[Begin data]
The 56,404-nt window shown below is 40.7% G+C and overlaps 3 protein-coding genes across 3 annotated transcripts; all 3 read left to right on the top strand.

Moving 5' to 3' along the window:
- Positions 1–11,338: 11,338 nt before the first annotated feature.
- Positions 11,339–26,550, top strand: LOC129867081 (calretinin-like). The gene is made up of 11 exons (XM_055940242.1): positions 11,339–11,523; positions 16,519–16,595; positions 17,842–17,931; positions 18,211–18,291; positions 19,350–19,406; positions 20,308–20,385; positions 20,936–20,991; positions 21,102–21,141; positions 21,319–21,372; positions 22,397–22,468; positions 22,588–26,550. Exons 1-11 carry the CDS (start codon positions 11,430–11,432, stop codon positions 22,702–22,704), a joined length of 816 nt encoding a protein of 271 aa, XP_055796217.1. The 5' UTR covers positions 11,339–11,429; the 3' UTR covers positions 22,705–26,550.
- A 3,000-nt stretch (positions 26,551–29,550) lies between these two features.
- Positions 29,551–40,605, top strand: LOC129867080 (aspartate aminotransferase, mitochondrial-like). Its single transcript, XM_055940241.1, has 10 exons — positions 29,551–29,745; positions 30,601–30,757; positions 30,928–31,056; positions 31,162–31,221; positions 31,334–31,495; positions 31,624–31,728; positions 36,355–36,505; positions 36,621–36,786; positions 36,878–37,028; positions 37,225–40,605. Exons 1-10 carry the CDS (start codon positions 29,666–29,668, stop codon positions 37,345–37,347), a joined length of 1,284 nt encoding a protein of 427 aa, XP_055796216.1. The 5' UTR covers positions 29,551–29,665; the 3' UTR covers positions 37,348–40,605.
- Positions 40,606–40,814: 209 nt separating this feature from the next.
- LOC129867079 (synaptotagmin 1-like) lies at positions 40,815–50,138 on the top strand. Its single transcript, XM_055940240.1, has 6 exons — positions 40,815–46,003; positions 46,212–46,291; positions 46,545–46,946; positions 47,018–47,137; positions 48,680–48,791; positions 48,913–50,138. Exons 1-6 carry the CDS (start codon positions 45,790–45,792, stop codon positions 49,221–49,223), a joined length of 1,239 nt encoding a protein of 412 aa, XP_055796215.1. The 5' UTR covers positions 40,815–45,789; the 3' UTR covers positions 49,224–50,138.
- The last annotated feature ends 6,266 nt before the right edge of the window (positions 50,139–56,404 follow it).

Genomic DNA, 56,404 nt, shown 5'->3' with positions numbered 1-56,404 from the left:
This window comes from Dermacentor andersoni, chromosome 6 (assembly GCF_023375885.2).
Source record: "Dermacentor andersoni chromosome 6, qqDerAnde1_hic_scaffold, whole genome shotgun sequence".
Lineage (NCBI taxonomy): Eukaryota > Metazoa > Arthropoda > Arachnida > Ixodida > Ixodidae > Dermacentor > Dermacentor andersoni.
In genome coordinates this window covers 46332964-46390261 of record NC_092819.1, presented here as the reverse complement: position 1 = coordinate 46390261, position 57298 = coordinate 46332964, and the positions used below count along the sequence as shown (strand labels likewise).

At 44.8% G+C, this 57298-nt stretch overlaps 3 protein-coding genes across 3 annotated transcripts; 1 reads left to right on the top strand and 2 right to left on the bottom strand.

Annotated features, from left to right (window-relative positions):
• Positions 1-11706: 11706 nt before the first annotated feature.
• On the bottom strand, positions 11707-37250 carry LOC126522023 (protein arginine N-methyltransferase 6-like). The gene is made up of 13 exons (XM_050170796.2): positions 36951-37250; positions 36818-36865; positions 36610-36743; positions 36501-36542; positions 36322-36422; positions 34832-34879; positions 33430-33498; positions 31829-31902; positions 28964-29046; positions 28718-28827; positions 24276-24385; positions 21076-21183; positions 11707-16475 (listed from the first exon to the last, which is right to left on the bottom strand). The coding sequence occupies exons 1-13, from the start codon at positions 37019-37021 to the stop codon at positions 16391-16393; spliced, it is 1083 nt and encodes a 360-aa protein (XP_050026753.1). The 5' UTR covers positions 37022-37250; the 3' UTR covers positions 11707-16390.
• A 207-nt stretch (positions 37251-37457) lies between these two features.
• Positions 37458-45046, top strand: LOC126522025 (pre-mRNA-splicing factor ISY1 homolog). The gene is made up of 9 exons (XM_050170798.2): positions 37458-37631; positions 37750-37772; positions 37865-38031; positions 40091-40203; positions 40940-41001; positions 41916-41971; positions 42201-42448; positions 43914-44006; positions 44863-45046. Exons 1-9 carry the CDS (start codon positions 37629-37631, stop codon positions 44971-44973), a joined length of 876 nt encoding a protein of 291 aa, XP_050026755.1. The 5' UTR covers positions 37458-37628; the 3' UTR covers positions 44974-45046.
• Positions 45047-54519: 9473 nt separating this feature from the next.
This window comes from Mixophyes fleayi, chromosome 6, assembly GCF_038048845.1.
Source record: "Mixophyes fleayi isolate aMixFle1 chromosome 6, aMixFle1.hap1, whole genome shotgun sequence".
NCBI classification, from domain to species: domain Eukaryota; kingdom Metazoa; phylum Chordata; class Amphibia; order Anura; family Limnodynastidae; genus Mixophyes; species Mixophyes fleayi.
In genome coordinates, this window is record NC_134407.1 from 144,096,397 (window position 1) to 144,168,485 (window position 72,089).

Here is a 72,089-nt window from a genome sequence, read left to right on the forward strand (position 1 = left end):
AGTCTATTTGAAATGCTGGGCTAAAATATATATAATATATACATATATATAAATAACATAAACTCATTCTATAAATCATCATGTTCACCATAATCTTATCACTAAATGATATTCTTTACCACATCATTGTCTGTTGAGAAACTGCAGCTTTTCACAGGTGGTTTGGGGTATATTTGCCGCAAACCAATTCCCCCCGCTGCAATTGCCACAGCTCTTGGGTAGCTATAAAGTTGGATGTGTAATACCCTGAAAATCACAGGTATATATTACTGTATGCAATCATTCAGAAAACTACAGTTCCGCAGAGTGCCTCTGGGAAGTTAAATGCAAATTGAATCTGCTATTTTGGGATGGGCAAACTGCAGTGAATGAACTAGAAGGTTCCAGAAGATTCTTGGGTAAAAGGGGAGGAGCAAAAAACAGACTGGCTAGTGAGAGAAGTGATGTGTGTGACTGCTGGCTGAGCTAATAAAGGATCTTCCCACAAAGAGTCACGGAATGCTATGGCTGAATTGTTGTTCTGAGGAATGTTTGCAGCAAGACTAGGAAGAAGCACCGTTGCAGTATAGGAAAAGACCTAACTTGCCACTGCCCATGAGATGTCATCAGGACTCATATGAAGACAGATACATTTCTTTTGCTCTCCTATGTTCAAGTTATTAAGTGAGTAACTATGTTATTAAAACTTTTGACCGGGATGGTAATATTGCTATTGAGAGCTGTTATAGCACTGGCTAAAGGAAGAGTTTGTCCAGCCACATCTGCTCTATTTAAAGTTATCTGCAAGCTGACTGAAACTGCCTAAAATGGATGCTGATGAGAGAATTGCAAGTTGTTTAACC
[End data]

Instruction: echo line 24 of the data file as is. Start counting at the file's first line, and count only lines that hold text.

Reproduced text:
NCBI classification, from domain to species: domain Eukaryota; kingdom Metazoa; phylum Chordata; class Amphibia; order Anura; family Limnodynastidae; genus Mixophyes; species Mixophyes fleayi.